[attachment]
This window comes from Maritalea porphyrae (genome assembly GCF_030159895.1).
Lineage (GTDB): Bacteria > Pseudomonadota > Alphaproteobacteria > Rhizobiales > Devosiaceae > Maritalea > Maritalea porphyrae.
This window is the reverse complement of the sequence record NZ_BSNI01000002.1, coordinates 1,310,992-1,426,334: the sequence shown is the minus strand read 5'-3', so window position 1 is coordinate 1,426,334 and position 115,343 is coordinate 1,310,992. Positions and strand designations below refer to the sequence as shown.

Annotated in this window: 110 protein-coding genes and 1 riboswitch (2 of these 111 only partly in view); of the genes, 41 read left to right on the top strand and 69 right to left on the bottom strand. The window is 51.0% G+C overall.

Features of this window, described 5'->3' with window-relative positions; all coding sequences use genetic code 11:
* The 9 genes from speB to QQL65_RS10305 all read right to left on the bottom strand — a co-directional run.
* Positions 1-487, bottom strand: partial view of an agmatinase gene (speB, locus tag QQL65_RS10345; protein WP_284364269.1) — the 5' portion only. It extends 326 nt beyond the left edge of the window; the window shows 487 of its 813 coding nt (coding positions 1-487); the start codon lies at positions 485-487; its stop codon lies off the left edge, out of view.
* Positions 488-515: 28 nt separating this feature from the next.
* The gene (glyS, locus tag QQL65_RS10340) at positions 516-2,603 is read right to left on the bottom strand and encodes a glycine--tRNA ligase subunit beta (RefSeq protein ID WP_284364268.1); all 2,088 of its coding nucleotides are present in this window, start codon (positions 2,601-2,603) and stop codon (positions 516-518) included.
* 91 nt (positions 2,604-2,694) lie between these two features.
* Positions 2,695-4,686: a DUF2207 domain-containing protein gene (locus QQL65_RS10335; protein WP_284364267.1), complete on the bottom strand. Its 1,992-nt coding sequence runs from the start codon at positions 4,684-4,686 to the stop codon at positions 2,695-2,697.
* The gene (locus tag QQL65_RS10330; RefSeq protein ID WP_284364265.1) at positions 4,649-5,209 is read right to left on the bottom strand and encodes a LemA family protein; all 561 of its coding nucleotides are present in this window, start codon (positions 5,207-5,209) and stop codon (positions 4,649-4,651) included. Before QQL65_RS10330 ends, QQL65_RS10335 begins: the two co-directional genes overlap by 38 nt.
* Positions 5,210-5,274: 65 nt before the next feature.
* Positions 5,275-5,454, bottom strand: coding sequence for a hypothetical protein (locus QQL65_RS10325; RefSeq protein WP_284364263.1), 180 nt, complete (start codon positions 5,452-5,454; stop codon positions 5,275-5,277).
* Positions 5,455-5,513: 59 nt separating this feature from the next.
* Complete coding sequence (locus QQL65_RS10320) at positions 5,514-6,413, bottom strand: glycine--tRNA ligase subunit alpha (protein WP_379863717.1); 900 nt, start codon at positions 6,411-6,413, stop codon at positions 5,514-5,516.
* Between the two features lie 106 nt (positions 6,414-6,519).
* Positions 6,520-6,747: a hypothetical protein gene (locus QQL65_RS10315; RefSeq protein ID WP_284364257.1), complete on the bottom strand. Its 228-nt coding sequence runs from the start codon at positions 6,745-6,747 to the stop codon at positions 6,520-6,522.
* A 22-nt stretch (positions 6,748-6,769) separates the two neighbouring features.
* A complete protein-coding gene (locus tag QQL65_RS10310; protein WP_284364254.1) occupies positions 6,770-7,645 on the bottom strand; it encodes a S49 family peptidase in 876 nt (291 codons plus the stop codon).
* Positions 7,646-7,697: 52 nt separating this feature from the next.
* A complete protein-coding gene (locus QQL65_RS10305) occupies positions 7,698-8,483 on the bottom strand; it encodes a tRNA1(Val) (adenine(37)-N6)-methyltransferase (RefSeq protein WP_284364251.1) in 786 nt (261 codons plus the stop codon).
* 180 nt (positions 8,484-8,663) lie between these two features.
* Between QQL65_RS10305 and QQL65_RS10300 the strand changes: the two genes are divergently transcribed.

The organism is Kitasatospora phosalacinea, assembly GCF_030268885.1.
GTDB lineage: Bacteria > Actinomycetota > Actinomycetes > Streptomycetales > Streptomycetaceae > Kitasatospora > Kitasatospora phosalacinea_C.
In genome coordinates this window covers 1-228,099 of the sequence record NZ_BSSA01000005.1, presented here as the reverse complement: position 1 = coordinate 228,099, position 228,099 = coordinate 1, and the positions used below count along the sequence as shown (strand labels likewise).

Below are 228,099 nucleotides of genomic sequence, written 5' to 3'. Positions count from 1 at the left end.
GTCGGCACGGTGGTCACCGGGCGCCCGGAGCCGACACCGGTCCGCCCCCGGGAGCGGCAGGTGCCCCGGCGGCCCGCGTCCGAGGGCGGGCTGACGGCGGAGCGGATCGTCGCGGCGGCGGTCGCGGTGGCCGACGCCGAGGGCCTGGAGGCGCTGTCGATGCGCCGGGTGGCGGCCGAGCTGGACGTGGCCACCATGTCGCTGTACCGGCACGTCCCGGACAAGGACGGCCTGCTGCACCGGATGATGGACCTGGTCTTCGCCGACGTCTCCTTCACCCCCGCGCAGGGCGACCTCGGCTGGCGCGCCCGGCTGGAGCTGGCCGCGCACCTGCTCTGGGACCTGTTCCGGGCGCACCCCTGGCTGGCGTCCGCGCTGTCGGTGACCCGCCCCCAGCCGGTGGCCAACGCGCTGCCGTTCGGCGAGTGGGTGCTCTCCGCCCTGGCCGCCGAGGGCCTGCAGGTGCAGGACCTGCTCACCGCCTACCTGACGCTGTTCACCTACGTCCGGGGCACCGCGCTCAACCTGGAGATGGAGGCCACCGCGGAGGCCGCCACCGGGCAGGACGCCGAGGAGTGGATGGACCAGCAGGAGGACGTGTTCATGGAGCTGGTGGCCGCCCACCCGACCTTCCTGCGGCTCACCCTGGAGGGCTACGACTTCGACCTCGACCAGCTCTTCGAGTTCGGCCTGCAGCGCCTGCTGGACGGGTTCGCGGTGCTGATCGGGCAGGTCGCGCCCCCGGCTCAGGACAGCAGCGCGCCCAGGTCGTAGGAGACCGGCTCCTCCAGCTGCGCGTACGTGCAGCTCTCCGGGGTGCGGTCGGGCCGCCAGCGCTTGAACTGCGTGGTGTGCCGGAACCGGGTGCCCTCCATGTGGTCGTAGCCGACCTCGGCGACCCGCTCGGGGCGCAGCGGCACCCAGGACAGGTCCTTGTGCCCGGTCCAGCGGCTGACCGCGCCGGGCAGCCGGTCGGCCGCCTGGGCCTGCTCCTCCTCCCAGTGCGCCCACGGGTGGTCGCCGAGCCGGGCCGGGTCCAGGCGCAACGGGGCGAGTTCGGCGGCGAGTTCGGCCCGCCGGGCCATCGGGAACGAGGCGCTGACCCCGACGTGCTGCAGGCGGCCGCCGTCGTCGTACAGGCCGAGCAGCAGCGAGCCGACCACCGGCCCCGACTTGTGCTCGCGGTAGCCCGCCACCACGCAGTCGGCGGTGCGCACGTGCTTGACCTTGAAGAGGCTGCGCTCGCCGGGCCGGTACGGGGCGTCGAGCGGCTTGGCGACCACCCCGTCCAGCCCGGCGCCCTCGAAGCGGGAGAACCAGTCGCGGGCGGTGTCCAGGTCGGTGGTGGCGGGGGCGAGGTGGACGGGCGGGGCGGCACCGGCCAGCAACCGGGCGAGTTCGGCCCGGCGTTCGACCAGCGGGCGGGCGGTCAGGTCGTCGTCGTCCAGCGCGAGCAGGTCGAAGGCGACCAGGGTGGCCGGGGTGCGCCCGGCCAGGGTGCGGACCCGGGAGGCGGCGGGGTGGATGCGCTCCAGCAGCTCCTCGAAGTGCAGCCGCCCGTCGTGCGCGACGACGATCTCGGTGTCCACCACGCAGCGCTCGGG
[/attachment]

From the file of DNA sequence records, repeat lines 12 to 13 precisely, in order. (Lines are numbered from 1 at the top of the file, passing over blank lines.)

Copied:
* The gene (locus tag QQL65_RS10330; RefSeq protein ID WP_284364265.1) at positions 4,649-5,209 is read right to left on the bottom strand and encodes a LemA family protein; all 561 of its coding nucleotides are present in this window, start codon (positions 5,207-5,209) and stop codon (positions 4,649-4,651) included. Before QQL65_RS10330 ends, QQL65_RS10335 begins: the two co-directional genes overlap by 38 nt.
* Positions 5,210-5,274: 65 nt before the next feature.